BY SCHISM RENT ASUNDER — snippet 21

 

BY SCHISM RENT ASUNDER – snippet 21:

 

 

.III.

 

Ehdwyrd Howsmyn's foundry,

 

Delthak,

 

Earldom of High Rock,

 

Kingdom of Charis

 

            "And how has your day been?" Rhaiyan Mychail asked genially as he stepped into Ehdwyrd Howsmyn's office.

 

            "Hectic," Howsmyn said with a grin, standing to clasp forearms with his longtime business associate. "On the other hand, there could be a lot worse reasons for putting up with all of the headaches."

 

            "True." Mychail returned Howsmyn's grin. "The sound of all those gold marks falling into my cashbox at night is such a cheerful one!"

 

            Both men laughed, and Howsmyn twitched his head at the office window. The two of them walked across to stand looking out it, and Mychail's expression sobered as he shook his head.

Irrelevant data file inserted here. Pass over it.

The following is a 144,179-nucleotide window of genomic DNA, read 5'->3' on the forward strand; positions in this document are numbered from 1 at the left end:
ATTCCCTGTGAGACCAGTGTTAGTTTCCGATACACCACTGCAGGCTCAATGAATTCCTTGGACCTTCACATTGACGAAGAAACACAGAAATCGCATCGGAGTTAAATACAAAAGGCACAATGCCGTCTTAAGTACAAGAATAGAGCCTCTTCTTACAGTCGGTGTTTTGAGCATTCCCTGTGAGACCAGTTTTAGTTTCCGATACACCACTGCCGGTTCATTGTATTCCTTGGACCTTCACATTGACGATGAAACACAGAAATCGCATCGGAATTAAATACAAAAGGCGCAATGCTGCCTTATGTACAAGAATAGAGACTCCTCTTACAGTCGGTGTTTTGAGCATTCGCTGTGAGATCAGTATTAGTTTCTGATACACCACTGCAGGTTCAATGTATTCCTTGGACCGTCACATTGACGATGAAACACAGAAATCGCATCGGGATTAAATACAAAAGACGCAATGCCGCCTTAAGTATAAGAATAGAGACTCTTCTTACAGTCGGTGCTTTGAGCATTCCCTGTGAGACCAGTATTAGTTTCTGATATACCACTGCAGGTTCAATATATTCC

"It's hard to believe that all you had here two years ago was a single small furnace and a lot of empty dirt," he said.

 

            "I feel the same way a lot of the time," Howsmyn acknowledged. "And, like you, I have no objection at all to how much richer this is making me. But at the same time . . . ."

 

            He shook his head, and the gesture was far less cheerful than Mychail's had been.

 

            His older friend didn't respond at once. Instead, he simply stood there, looking out over what was without doubt already one of the largest — if not the largest — foundries in the entire world.